This is only the second study in humans which suggests that cancer might have a direct effect on the heart. A study published in September found elevated cardiovascular biomarkers in patients with as yet untreated cancer.2,3 “It could be that the tumour produces these inflammatory markers which then leads to the reduction in myocardial function that we found,” said Dr Khattar.

Dr Khattar will continue to follow the patients in the current study to find out if their rates of heart failure and death are predicted by the strain measurements. He said: “If it transpires that the patients with reduced strain prior to cancer treatment are more prone to heart failure and death then it would be important to implement closer monitoring of patients with cancer than is conducted currently.”

SOURCE

http://emjreviews.com/press/can-cancer-itself-damage-the-heart/

 

Early Signs of Heart Damage

The first study was published in September 2015 in the journal Heart. It investigated the presence of cardiovascular biomarkers in cancer patients. Biomarkers are biologically active substances whose presence in the bloodstream indicate the presence or severity of disease. The study’s authors performed blood tests on 555 patients who had been diagnosed with cancer, but not yet treated for it. The tests measured several hormones and proteins closely associated with heart function.

The researchers discovered that the cardiovascular biomarker levels rose as patients’ tumors advanced and that they were significant predictors of death. This was true regardless of the patient’s age, gender, tumor type and whether cardiac disease was apparent at the time of cancer diagnosis.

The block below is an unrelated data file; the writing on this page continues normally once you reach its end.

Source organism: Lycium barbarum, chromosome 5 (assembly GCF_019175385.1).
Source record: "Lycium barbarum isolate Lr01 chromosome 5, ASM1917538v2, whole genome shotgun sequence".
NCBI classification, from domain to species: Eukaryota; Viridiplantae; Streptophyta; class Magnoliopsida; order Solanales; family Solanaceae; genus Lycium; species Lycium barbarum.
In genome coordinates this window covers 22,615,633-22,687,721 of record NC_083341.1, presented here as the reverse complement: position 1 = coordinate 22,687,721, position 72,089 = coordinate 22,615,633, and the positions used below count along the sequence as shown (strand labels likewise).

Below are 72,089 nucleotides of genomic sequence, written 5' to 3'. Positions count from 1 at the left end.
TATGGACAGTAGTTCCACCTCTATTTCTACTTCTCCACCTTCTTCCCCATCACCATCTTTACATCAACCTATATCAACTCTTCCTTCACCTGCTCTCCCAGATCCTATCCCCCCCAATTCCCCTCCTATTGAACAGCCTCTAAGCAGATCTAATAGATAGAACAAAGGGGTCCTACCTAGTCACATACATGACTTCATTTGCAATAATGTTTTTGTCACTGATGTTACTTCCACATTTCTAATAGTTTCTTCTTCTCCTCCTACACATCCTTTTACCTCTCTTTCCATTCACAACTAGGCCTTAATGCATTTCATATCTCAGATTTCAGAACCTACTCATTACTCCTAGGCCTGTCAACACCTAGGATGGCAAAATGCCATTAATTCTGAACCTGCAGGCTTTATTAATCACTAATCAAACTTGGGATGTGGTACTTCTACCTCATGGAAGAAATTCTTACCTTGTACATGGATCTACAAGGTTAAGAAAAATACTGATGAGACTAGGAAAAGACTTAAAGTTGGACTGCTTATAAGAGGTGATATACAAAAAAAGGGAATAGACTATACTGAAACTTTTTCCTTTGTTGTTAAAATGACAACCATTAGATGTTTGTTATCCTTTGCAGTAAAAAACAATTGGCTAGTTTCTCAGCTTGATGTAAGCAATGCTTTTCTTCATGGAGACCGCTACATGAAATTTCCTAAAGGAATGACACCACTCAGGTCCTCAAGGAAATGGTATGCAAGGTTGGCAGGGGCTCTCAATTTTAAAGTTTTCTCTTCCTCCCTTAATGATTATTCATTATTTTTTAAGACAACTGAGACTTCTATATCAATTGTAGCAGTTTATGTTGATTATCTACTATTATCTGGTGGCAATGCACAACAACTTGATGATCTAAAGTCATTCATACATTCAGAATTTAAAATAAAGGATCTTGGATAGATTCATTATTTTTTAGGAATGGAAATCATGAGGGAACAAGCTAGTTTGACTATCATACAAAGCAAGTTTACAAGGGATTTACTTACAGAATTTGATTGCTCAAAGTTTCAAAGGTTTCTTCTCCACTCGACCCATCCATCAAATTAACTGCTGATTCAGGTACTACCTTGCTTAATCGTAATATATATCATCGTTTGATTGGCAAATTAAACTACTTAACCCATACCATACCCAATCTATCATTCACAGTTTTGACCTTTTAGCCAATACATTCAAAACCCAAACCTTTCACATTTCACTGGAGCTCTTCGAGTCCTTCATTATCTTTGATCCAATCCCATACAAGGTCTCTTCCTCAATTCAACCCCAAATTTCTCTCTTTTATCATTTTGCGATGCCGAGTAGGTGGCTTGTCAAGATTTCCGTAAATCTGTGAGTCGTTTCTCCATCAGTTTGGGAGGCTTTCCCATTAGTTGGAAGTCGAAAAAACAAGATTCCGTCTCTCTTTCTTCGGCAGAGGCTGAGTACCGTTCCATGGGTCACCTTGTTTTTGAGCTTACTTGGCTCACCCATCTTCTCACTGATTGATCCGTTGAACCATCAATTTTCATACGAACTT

The second study was the subject of a December 2015 presentation by British doctors at a European conference on echocardiography — a diagnostic technology that uses high-frequency sound waves to produce images of the heart. The researchers used a new-ish echocardiographic test called “strain” to evaluate the heart muscle’s ability to contract while pumping blood.

Strain was measured in three groups of people: 43 with cancer who had already been treated, 36 with cancer who had not yet been treated, and 20 healthy people with similar demographic characteristics. Both groups of cancer patients showed signs of heart dysfunction, while the healthy patients did not.

A More Sensitive Metric

Both the findings and the strain technique used to generate them are significant breakthroughs, according to Chang.

“For the past 50 years, we’ve been relying on ejection fraction to know what’s going on in the heart,” says Chang. “It is a crude measure compared to strain.”

Ejection fraction, also measured with echocardiography, is the traditional metric for gauging heart strength. It’s the percentage of blood that’s ejected or pumped out from the left ventricle of the heart during each heartbeat. Normal ejection fraction is 55 to 75 percent.

Ejection fraction has been a reliable indicator of cardiotoxicity caused principally by radiation to the chest and chemotherapy with anthracyclines, a class of drugs used for breast cancer, leukemia and lymphoma, Chang says. It does not, however, indicate the more subtle signs of dysfunction that are now suspected as being caused by the mere presence of tumor cells.

In other words, heart muscle damage can and does occur even before it can be detected on the basis of ejection fraction measurements, whereas analysis of strain can pick up cardiac dysfunction at the very earliest stage, when the damage is most easily treated.

http://www.bidmc.org/Centers-and-Departments/Departments/Cardiovascular-Institute/CVI-Newsletter/Archives/Feb16/HeartCancer.aspx#sthash.hlqDqew7.dpuf

Read Full Post »